In 1997, Fred Raskin’s grandmother ignored her family’s warnings about the pornography and went to see Boogie Nights.
He still remembers the voice message his grandmother left, something along the lines of being appalled but also very proud when his name appeared in the credits.
The 39-year-old graduate of Akiba Hebrew Academy served as an assistant editor on the film about the porn industry in the 1970s and ’80s. He has since worked on more than 15 films, none more controversial, though, than the one that starred Mark Wahlberg as Dirk Diggler.
That is, until Django Unchained, a movie about a slave and a bounty hunter who set out to track down a cruel plantation owner who owns the slave’s wife. For Raskin, the film is not only one of the most controversial pieces he’s worked on — director Spike Lee has called it an insult to his ancestors — but also the biggest title with his name listed as editor.
He had served as an assistant editor on earlier Quentin Tarantino films, most of which feature enough violence to shock even jaded viewers, but this was Raskin’s first time taking the reins as film editor with the renowned director.
Meryl Raskin, Fred’s mother, said this time around she would have advised his grandmother, if she were still alive, “Just watch the opening credits to see Fred’s name,” then leave.
“We think it’s a great but violent film,” said the proud mother, who saw the movie at the New York premiere and again when it opened on Christmas Day. She and her husband, Ray, are both avid film fans and nurtured their son’s interest from an early age. His father showed him Psycho when he was in elementary school, and their house in King of Prussia was often filled with the son’s fake blood and bullet holes, props for his amateur films.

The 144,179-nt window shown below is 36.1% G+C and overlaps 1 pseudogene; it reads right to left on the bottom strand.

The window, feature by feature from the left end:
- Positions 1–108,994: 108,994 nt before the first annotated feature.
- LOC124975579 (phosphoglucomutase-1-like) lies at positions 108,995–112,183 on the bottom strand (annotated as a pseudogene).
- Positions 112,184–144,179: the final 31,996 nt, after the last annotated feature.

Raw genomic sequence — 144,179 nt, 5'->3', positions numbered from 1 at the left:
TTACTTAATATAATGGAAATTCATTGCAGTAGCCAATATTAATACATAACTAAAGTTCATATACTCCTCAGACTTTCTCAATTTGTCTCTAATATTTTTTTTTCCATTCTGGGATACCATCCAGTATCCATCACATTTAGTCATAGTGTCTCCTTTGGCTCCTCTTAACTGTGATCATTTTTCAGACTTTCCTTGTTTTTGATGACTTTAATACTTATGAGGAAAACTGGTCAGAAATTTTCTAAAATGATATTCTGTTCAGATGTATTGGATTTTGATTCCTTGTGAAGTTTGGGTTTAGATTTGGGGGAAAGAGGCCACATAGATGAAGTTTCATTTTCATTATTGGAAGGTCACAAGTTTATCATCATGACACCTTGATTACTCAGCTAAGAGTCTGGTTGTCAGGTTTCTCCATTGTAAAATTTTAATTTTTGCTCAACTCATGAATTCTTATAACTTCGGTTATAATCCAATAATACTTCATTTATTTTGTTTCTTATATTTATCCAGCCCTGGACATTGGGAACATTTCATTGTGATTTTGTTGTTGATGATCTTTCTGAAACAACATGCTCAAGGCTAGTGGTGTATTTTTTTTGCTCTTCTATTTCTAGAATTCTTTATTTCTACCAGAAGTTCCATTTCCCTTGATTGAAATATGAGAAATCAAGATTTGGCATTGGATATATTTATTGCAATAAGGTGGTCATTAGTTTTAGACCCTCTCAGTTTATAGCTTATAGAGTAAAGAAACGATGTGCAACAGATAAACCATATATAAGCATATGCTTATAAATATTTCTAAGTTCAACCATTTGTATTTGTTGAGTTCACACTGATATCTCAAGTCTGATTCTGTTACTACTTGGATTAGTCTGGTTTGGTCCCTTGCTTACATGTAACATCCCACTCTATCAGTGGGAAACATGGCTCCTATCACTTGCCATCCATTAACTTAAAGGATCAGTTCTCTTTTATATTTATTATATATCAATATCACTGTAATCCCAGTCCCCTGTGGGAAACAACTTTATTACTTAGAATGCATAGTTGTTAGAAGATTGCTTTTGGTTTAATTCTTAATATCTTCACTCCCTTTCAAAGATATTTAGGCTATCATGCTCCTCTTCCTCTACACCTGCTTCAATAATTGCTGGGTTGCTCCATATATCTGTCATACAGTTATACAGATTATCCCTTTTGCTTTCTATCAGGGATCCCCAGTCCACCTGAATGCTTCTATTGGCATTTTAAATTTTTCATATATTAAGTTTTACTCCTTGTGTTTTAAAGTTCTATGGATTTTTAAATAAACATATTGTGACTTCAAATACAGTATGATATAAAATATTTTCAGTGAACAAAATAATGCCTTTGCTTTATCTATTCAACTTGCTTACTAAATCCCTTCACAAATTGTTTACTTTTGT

Django Unchained has earned largely positive reviews — though some have criticized its farcical violence and its depiction of slavery — and it has also garnered buzz about Oscar nominations. Prior to the film’s release, however, there were questions in Hollywood over how Tarantino would do without his longtime editor Sally Menke, who died unexpectedly in 2010.
“Will new editor Fred Raskin be able to rein in Tarantino’s wild impulses like Menke did?” one journalist asked.
Raskin, speaking from Los Angeles, said no one worried about stepping in for Menke more than he did.
“It was tremendously exciting, and it was also terrifying because you know they had such a longstanding relationship and they had a way of working together, and you think, ‘Am I going to be able to work with this director in the way that she did?’ ” asked Raskin, who worked as Menke’s assistant on Tarantino’s Kill Bill films.
Not only did Raskin have the legacy of Menke’s two-time Academy Award nominations looming over him, he also didn’t have much time to edit. He and Tarantino were originally supposed to have 26 weeks in the booth, but a few actor injuries and shoots running long left them 12 fewer weeks than planned.
“To have gotten it done so quickly was a pretty Herculean task, and it was nose to the grindstone pretty much from the first day” Tarantino showed up, he said.
Raskin attended New York University film school, where he said every student had plans to become a director. He realized in his sophomore year that studios might not call him right out of school, so he decided to focus on editing. Rather than take the lead on films, he told other students if they needed an editor for their projects, he could help.
A few months after graduation, he moved to Los Angeles and started working as an assistant editor. His first union job was on Boogie Nights.
Raskin said he felt pretty confident working with Tarantino after their first day editing. The two got along so well, he said, they had to worry about staying on task.
“I would say the biggest obstacle to us getting done on time was both of our desires to talk about movies,” he joked.
After the end of a particularly long day of editing, Tarantino brought the crew in to view a scene they had just finished. Raskin said the clip went over well, and after everyone had left the room, Tarantino said, “I want to tell you, I don’t know how I could have done this without you.”
That, Raskin said, was one of his proudest professional moments.